The second part of this series is showing you how to knit wrapped stitches. Unlike the bobble we have seen yesterday, wrapped stitches will not get knitted back and forth to create a three-dimentional effect. The wrapped stitch is made by taking a certain amount of stitches (I use 3 here) around which the working thread is wrapped several times.
Here is how you work the wrapped stitch1. Put 3 stitches on a seperate short needle (like glove needles) or a savety pin. 2. Wrap the working thread around these 3 stitches anti-clockwise 5 times (this depends very much on the thickness of your yarn - the thicker the less wraps you'll need). 3. Put the working thread behind the knitting and put the 3 wrapped stitches back on......
Knit in the row below patterns can create a textured and airy fabric when worked with knits and purls on the right side but also simulate stranded knitting when worked as stockinette. Like with the slip stitch patterns the knit in the row below patterns don't curl on the edges when worked as rib or garter stitch, but behave like stockinette when all right side stitches are knitted. Knitting in the row below is a technique brioche knitting is using to make very stretchy and thick, but airy fabrics. The fifth pattern is practically a brioche pattern. If you want to learn more about this technique, I have a half-brioche tutorial here, too.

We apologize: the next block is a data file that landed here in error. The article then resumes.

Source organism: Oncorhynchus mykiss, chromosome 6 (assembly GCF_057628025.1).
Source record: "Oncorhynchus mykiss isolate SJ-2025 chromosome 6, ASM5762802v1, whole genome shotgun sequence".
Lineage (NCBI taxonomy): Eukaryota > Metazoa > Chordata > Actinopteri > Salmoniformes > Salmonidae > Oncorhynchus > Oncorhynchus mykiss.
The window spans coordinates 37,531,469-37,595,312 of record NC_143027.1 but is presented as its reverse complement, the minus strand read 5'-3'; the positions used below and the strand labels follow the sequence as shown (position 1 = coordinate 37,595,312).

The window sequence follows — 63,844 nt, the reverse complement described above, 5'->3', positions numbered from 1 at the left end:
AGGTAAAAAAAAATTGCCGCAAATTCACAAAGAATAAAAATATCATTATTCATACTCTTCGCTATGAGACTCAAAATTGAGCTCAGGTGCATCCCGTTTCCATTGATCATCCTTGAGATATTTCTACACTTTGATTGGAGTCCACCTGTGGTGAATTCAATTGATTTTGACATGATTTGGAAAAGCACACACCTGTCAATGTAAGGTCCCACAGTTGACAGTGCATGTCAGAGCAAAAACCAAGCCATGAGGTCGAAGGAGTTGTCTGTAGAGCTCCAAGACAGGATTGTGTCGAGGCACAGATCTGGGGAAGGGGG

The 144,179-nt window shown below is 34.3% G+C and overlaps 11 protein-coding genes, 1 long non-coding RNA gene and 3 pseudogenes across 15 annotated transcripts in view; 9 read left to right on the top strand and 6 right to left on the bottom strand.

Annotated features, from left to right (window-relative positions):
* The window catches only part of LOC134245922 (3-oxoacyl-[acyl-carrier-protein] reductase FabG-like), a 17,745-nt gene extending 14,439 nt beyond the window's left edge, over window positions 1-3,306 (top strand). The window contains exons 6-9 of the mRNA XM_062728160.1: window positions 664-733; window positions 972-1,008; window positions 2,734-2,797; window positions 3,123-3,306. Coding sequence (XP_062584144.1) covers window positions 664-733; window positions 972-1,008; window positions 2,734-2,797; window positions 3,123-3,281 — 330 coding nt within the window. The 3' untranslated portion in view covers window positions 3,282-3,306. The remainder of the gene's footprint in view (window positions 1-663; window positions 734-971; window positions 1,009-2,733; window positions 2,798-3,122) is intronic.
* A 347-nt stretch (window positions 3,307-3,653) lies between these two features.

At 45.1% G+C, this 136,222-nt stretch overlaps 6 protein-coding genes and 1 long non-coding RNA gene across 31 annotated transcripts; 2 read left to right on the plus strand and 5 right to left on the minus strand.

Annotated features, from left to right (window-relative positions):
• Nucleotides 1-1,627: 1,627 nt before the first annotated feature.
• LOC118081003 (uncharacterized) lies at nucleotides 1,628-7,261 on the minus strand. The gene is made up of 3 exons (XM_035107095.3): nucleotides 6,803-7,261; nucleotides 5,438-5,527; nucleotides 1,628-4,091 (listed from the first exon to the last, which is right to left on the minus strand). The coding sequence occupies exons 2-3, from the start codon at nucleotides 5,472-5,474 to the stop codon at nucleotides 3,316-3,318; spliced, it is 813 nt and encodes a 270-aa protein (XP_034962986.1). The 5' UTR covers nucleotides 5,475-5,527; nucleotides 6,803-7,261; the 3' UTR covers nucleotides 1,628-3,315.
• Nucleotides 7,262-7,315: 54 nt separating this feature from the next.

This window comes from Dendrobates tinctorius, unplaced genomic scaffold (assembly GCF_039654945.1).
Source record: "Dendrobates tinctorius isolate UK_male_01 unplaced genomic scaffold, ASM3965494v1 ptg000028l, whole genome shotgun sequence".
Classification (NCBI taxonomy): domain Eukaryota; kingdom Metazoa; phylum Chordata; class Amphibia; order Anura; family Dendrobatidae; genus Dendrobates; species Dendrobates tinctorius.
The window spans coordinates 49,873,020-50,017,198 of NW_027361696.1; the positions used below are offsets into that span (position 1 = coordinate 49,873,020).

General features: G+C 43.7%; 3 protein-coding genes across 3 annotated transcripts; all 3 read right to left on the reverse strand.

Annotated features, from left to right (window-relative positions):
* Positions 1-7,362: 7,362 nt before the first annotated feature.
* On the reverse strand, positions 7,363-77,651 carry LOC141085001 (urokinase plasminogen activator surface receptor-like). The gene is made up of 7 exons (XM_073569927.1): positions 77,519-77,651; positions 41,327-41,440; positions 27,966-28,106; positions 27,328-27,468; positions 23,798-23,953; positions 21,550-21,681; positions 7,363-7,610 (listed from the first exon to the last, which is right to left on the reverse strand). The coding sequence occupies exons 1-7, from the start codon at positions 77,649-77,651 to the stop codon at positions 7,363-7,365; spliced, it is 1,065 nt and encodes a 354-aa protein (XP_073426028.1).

k = knit; p = purl; k1b = knit in the stitch of the row below;......